I was chatting with a couple of writers before Game 3 of the Jets-Ducks series on Monday night, and we all chuckled about the nature of media and how, if the Jets were to be swept by this very good Anaheim team, the exuberant euphoria of this hockey spring in Manitoba would be replaced quickly by “Where the Jets Went Wrong” and “How to Fix the Jets.” That’s just the nature of media, for better or for worse, and also the nature of the NHL business. Teams eliminated in the first round are often just as or more devastated by their failure than teams that miss the playoffs entirely, and we could very well see GMs and coaches of teams currently in the post-season lose their jobs by next week.
That won’t happen in Winnipeg, where Cheveldayoff and head coach Paul Maurice are rock solid. Still, the Ducks have only led the series for a total of about 10 minutes, yet are up three games to none. Third period comebacks/collapses have defined the series, with the Ducks excelling once the third periods have begun. Whether that’s because of their strengths or Winnipeg’s weaknesses depends on your perspective.
The Jets managed to find four goals’ worth of offence in Game 3 after only scoring three times in the first two games.
Myers has been good, but Stafford not as productive as he was down the stretch. Dustin Byfuglien, who chose the strategy of answering every media question with a variation on “our team just has to stick together” on Tuesday after going minus-3 the night before, has alternated between being spectacularly good and spectacularly dreadful. Ondrej Pavelec has been outplayed by Frederik Andersen. Finally, as Winnipeg assesses its team when this series is over, the absence of an elite power forward along the lines of Ryan Getzlaf or Corey Perry will likely be identified as one of several needs.
Kane was and is, at least in theory, that kind of player, although he wouldn’t have been able to be in this series even if the Jets had kept him because of shoulder surgery.
That’s the fascinating part about big hockey trades. They get assessed immediately by all of us, with a winner and a loser identified, but the actual results often take years to come in.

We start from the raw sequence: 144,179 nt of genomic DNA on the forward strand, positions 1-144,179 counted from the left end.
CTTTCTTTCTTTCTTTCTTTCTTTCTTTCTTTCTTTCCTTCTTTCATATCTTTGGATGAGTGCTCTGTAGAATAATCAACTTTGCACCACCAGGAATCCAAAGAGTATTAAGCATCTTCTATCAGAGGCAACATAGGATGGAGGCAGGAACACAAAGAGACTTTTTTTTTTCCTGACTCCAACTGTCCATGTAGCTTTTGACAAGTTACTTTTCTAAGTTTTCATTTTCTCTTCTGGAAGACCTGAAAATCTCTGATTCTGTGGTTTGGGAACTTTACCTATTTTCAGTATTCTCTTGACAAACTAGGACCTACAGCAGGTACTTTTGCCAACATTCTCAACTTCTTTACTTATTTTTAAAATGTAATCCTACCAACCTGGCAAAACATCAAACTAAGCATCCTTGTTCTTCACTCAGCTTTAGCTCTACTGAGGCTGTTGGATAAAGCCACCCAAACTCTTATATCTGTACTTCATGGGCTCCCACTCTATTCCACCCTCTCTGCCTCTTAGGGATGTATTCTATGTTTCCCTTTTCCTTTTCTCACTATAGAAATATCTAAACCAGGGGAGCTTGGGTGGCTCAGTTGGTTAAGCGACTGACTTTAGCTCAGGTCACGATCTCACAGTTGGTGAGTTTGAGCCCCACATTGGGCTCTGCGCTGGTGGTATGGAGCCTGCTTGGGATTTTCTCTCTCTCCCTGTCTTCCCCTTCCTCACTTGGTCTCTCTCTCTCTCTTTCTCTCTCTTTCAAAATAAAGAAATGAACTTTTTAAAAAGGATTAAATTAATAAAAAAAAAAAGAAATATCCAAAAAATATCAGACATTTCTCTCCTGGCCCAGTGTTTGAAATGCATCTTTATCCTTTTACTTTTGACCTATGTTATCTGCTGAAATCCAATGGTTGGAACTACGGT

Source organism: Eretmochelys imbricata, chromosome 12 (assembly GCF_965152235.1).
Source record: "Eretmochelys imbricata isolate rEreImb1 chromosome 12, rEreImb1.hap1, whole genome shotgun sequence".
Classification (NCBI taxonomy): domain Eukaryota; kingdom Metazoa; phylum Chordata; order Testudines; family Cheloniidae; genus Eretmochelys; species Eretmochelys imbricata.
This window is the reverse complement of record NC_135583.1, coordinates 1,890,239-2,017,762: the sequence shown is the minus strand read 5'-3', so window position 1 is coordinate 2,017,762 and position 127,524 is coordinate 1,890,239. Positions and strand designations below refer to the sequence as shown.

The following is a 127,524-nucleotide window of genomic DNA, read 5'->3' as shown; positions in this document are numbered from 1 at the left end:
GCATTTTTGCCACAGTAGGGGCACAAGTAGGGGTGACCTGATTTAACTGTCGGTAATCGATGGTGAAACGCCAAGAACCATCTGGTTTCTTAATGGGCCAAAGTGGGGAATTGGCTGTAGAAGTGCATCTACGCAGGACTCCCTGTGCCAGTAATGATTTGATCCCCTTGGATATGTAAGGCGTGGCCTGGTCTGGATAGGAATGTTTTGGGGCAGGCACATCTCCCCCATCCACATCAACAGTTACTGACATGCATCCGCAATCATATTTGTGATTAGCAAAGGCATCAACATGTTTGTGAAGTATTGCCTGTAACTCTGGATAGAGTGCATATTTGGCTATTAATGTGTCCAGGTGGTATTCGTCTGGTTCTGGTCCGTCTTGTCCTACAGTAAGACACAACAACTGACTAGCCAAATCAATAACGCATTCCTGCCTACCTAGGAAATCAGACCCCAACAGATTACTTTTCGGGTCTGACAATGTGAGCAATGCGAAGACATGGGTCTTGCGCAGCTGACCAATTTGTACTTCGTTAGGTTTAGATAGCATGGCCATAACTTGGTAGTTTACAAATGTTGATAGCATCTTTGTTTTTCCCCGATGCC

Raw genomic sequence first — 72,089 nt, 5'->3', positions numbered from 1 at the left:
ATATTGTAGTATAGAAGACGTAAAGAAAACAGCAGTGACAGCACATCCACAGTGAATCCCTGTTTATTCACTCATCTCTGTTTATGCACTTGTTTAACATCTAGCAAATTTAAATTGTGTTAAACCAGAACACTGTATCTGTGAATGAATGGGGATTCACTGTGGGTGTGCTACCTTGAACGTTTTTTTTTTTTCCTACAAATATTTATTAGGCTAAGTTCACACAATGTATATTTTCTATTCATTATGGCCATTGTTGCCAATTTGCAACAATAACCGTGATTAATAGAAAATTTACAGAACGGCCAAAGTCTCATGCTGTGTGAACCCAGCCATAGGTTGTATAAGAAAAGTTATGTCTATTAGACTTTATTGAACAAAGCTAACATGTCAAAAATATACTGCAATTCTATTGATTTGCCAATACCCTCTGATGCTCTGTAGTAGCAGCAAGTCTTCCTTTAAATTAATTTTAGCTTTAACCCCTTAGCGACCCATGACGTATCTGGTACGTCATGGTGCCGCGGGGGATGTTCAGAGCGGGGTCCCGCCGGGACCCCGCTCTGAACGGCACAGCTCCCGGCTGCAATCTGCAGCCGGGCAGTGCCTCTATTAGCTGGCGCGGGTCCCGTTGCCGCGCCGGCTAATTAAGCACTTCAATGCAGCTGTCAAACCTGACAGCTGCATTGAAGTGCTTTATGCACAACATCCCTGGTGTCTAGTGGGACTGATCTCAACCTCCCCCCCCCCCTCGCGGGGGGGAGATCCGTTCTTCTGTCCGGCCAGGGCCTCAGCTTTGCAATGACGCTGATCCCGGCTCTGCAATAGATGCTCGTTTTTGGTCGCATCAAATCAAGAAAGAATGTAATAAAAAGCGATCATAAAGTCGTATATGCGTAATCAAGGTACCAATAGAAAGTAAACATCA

Ottawa felt it was getting a franchise player in Bobby Ryan in a big deal with Anaheim, and then paid Ryan like it. The Ducks, however, got winger Jakob Silfverberg in that deal, and he’s been a far more dangerous player in these playoffs than Ryan.
Anaheim also got prospect Stefan Noesen and a first round pick, used to select hulking Sault Ste. Marie winger Nick Ritchie. We’ll see how that trade looks in another year or to.
Winnipeg, meanwhile, has been a clear winner of the Kane trade in the short term, both because they were able to move a problem for major assets, and because those assets contributed to a successful playoff drive.
But with the sobering reality of this first round series against Anaheim now sinking in, the cost of the deal will soon be brought into vivid relief.
Again, Kane may never reach his potential for all kinds of reasons. But Buffalo is betting he will, and was willing to make major sacrifices to bring him east.
If Tim Murray is right, the Sabres will own an asset that the Jets could dearly use as they try to use this post-season as a springboard to greater successes in the next few years. Anaheim has shown the Jets what the next level looks like, and getting another forward like the departed Kane will be a major challenge for Cheveldayoff.
Jets supporters may want to remember that when something seems too good to be true, it usually is.